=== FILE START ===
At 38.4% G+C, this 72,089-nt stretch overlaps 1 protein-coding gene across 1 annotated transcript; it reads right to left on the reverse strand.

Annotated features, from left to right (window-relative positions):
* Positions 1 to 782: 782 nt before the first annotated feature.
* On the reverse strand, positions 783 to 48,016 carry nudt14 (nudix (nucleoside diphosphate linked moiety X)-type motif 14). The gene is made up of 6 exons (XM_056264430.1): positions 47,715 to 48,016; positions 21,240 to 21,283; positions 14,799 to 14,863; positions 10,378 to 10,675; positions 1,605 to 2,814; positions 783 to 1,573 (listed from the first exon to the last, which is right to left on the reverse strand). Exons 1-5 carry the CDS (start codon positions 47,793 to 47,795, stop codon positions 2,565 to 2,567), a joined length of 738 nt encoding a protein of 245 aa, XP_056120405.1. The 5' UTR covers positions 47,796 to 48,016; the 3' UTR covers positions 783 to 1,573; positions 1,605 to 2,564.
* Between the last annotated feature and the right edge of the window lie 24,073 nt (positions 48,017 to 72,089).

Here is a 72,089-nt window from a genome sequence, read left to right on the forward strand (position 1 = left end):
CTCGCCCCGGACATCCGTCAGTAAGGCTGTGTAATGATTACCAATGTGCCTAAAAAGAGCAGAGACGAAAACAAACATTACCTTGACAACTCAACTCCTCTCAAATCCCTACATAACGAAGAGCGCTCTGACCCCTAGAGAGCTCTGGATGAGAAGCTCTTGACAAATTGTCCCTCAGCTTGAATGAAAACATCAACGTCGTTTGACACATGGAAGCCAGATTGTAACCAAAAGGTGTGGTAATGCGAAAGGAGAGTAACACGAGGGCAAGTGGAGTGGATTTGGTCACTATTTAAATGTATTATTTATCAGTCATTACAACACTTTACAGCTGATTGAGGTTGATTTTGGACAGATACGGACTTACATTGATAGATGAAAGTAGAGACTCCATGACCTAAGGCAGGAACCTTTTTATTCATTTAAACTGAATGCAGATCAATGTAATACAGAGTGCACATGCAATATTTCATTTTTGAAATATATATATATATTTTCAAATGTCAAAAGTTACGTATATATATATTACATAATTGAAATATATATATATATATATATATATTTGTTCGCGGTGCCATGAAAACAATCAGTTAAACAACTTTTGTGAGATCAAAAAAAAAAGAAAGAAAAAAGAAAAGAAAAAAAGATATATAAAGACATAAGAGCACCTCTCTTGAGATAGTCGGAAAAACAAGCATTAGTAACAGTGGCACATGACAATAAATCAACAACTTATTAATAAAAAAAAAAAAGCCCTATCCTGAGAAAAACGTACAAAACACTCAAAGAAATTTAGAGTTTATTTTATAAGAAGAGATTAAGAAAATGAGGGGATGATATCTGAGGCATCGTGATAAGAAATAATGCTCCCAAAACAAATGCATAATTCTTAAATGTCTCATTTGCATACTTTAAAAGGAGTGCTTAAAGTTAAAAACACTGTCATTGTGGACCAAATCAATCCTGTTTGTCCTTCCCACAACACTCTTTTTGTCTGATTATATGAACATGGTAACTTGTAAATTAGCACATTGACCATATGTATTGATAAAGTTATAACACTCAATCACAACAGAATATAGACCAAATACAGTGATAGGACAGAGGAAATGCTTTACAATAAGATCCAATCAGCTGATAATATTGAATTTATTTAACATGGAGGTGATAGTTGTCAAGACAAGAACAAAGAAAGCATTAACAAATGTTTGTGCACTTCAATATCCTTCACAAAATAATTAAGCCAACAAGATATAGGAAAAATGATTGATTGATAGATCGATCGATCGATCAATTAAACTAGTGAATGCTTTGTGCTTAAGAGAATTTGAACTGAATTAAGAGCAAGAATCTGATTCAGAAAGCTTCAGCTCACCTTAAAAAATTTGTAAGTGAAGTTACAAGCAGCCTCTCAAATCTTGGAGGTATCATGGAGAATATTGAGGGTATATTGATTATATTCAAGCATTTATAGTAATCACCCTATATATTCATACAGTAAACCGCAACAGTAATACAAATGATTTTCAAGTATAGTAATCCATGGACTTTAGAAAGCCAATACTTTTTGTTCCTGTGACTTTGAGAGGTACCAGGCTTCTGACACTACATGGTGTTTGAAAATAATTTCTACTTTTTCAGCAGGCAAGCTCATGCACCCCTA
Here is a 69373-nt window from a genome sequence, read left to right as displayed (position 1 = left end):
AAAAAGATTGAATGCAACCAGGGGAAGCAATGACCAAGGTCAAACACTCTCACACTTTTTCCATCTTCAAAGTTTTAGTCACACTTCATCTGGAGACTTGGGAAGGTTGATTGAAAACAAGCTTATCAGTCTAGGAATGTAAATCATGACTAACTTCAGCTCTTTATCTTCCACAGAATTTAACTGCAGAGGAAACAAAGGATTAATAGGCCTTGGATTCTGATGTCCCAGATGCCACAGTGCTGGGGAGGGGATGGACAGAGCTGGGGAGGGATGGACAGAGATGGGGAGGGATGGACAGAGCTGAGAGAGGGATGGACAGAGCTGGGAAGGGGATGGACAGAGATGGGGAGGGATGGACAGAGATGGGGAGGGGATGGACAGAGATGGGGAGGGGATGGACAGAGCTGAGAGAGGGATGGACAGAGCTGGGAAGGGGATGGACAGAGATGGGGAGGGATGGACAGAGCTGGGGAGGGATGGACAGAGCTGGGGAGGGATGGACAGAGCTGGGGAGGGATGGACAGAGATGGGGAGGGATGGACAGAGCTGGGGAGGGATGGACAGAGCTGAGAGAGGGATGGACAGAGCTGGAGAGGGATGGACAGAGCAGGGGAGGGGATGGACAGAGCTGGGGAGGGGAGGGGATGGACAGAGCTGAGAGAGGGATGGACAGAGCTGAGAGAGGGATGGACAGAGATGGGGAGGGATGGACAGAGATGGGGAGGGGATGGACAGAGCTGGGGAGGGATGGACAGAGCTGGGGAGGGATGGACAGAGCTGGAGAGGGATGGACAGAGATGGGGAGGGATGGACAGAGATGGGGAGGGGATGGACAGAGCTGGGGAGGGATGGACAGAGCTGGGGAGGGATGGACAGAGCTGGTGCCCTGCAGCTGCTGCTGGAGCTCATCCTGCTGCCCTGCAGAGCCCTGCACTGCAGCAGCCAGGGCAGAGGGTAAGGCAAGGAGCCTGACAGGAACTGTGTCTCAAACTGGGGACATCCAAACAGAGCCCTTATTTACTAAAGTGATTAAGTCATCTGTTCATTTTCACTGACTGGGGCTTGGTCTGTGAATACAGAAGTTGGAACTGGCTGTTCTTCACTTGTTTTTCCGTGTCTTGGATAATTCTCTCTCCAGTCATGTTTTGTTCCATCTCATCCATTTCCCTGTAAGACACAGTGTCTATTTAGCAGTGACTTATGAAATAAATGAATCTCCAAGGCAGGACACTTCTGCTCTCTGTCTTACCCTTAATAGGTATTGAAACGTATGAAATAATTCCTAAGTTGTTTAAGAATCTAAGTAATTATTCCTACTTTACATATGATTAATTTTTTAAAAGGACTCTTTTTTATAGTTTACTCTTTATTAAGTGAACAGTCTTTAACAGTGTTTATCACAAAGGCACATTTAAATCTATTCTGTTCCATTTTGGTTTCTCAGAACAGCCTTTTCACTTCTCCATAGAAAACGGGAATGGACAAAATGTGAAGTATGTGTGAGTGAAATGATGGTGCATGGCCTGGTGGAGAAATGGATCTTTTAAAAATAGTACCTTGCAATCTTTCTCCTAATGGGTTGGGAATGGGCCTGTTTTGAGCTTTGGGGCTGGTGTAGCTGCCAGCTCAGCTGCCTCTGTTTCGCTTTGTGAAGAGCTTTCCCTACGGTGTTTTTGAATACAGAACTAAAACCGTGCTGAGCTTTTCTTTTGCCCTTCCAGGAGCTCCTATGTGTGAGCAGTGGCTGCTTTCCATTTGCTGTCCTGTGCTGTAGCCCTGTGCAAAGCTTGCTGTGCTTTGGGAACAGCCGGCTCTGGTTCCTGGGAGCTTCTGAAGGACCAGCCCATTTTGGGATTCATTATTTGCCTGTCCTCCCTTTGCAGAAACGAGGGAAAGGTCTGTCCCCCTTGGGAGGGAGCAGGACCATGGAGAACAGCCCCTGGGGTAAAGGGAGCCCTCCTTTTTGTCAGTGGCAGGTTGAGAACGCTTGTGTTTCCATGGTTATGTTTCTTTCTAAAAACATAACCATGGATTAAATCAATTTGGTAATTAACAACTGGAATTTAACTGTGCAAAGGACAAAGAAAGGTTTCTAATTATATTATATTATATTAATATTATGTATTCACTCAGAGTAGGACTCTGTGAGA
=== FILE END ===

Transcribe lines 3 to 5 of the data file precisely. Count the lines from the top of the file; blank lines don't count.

* Positions 1 to 782: 782 nt before the first annotated feature.
* On the reverse strand, positions 783 to 48,016 carry nudt14 (nudix (nucleoside diphosphate linked moiety X)-type motif 14). The gene is made up of 6 exons (XM_056264430.1): positions 47,715 to 48,016; positions 21,240 to 21,283; positions 14,799 to 14,863; positions 10,378 to 10,675; positions 1,605 to 2,814; positions 783 to 1,573 (listed from the first exon to the last, which is right to left on the reverse strand). Exons 1-5 carry the CDS (start codon positions 47,793 to 47,795, stop codon positions 2,565 to 2,567), a joined length of 738 nt encoding a protein of 245 aa, XP_056120405.1. The 5' UTR covers positions 47,796 to 48,016; the 3' UTR covers positions 783 to 1,573; positions 1,605 to 2,564.
* Between the last annotated feature and the right edge of the window lie 24,073 nt (positions 48,017 to 72,089).